Arab and Israeli Representatives Agree on Withdrawal of U.N. Machinery from Palestine
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Arab and Israeli Representatives Agree on Withdrawal of U.N. Machinery from Palestine

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Arab and Jewish representatives agreed at today’s session of the U.N. Security Council on the earliest possible withdrawal of the United Nations truce supervisory machinery from Palestine.

The Israeli, Egyptian and Syrian delegations expressed this sentiment after being invited to comment on formal Soviet proposals calling for the immediate withdrawal of all United Nations personnel from Palestine including the Conciliation Commission itself. The Russian proposals were put forth in the form of amendments to a joint Canadian-French draft resolution drawn up in consultation with Palestine mediator Dr. Ralph Bunche during the week-end.

Under this resolution, the Arab-Israeli armistice agreements supersede the truce, but leave the U.N. Security Council in full charge of the cease-fire through the United Nations chief of truce staff. The acting mediator is relieved of his responsibility and the U.N. Conciliation Commission deprived of any responsibility for implementing the armistice agreements.


The effects of the Canadian-French resolution, if adopted, would be to lift the arms embargo on the Middle East and, at the same time, remove all military responsibility from the Conciliation Commission. The resolution makes no reference to the freeing of Mt. Scopus or the lifting of the Egyptian blockade, two points raised by Israeli representative Aubrey Eban.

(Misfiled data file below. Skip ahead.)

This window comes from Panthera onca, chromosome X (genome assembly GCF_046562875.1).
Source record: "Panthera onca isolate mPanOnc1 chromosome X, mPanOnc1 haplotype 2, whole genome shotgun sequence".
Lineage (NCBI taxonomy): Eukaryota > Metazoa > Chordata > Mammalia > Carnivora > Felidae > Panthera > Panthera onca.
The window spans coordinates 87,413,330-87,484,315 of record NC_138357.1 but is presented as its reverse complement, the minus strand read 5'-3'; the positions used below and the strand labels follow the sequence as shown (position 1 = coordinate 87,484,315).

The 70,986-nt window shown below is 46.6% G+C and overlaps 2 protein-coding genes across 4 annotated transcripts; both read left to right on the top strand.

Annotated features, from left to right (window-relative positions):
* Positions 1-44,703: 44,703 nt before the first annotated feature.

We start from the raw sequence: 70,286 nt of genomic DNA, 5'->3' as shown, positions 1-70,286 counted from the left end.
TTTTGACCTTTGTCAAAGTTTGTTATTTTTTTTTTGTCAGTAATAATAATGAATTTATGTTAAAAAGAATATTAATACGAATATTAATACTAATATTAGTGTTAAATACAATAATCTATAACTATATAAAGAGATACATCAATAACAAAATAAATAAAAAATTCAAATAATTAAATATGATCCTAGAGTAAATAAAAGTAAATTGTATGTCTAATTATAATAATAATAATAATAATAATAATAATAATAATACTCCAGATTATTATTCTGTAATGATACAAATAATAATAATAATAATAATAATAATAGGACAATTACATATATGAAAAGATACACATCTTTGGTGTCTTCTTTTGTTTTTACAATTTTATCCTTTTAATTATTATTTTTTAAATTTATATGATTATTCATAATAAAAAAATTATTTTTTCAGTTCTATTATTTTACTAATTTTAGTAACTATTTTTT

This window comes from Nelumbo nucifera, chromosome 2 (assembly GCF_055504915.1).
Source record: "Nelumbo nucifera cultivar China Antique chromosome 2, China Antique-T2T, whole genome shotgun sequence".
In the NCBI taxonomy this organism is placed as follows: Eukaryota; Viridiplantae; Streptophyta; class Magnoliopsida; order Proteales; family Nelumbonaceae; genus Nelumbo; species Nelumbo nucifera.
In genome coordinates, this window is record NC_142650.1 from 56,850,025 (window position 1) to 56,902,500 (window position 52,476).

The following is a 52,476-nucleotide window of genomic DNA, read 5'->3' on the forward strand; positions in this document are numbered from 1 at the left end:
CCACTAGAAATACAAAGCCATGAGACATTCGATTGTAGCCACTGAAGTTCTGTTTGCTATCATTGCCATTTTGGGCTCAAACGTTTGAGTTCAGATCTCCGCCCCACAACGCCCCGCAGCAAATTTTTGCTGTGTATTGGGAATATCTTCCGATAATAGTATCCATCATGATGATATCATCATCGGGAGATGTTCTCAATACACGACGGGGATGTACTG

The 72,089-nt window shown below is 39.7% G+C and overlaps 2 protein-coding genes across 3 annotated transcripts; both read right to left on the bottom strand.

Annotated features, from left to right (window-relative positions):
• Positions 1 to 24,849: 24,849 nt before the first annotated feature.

The question of the armaments race raised by Eban in previous meetings appeared to vanish as an issue when the two Soviet delegates at the Council failed to make mention of the question. Soviet delegate Semyon Tsarapkin and the Ukrainian delegate, Dmitri Manuilsky, were chiefly concerned with allowing the parties to work out their problems in direct negotiations without “pressure” from the outside. “The parties proved they are mature enough to reach their own agreements,” Tsarapkin said. He added that “there is no need for any commission or any observers.”

Dr. Bunche generally held that complete elimination of U.N. personnel would injure the structure of armistice commissions and expose to danger a number of demilitarized zones, such as Mt. Scopus which is entirely under U.N. control. Mr. Eban suggested that the Council might eliminate all truce supervisory personnel at once, excepting the minimum numbers called for by armistice agreements.

Norway’s representative again expressed the concern of his government over the unsolved assassination of Count Folke Bernadotte. At the request of Mr. Tearapkin the Council decided not to vote today on the resolution. It will resume discussion on Thursday.

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